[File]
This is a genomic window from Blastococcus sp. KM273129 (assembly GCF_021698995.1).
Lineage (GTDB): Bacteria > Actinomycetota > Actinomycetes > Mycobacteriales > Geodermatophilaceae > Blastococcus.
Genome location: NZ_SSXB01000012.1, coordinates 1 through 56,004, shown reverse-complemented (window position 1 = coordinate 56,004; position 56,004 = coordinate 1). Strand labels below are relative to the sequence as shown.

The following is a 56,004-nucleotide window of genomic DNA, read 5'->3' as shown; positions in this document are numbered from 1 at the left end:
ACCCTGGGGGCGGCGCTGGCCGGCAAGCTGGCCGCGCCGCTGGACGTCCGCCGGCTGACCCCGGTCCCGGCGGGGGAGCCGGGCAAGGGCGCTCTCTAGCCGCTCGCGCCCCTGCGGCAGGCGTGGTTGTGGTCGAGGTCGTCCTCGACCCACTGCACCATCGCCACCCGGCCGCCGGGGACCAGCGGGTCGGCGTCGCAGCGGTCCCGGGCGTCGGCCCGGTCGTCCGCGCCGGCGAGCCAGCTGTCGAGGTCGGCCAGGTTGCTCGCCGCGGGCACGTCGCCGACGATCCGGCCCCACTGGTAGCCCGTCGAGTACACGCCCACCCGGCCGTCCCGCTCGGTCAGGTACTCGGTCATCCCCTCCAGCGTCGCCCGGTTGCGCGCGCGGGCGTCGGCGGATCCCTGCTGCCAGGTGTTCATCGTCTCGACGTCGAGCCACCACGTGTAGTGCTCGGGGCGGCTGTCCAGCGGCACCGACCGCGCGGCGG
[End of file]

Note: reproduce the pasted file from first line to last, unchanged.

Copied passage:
This is a genomic window from Blastococcus sp. KM273129 (assembly GCF_021698995.1).
Lineage (GTDB): Bacteria > Actinomycetota > Actinomycetes > Mycobacteriales > Geodermatophilaceae > Blastococcus.
Genome location: NZ_SSXB01000012.1, coordinates 1 through 56,004, shown reverse-complemented (window position 1 = coordinate 56,004; position 56,004 = coordinate 1). Strand labels below are relative to the sequence as shown.

The following is a 56,004-nucleotide window of genomic DNA, read 5'->3' as shown; positions in this document are numbered from 1 at the left end:
ACCCTGGGGGCGGCGCTGGCCGGCAAGCTGGCCGCGCCGCTGGACGTCCGCCGGCTGACCCCGGTCCCGGCGGGGGAGCCGGGCAAGGGCGCTCTCTAGCCGCTCGCGCCCCTGCGGCAGGCGTGGTTGTGGTCGAGGTCGTCCTCGACCCACTGCACCATCGCCACCCGGCCGCCGGGGACCAGCGGGTCGGCGTCGCAGCGGTCCCGGGCGTCGGCCCGGTCGTCCGCGCCGGCGAGCCAGCTGTCGAGGTCGGCCAGGTTGCTCGCCGCGGGCACGTCGCCGACGATCCGGCCCCACTGGTAGCCCGTCGAGTACACGCCCACCCGGCCGTCCCGCTCGGTCAGGTACTCGGTCATCCCCTCCAGCGTCGCCCGGTTGCGCGCGCGGGCGTCGGCGGATCCCTGCTGCCAGGTGTTCATCGTCTCGACGTCGAGCCACCACGTGTAGTGCTCGGGGCGGCTGTCCAGCGGCACCGACCGCGCGGCGG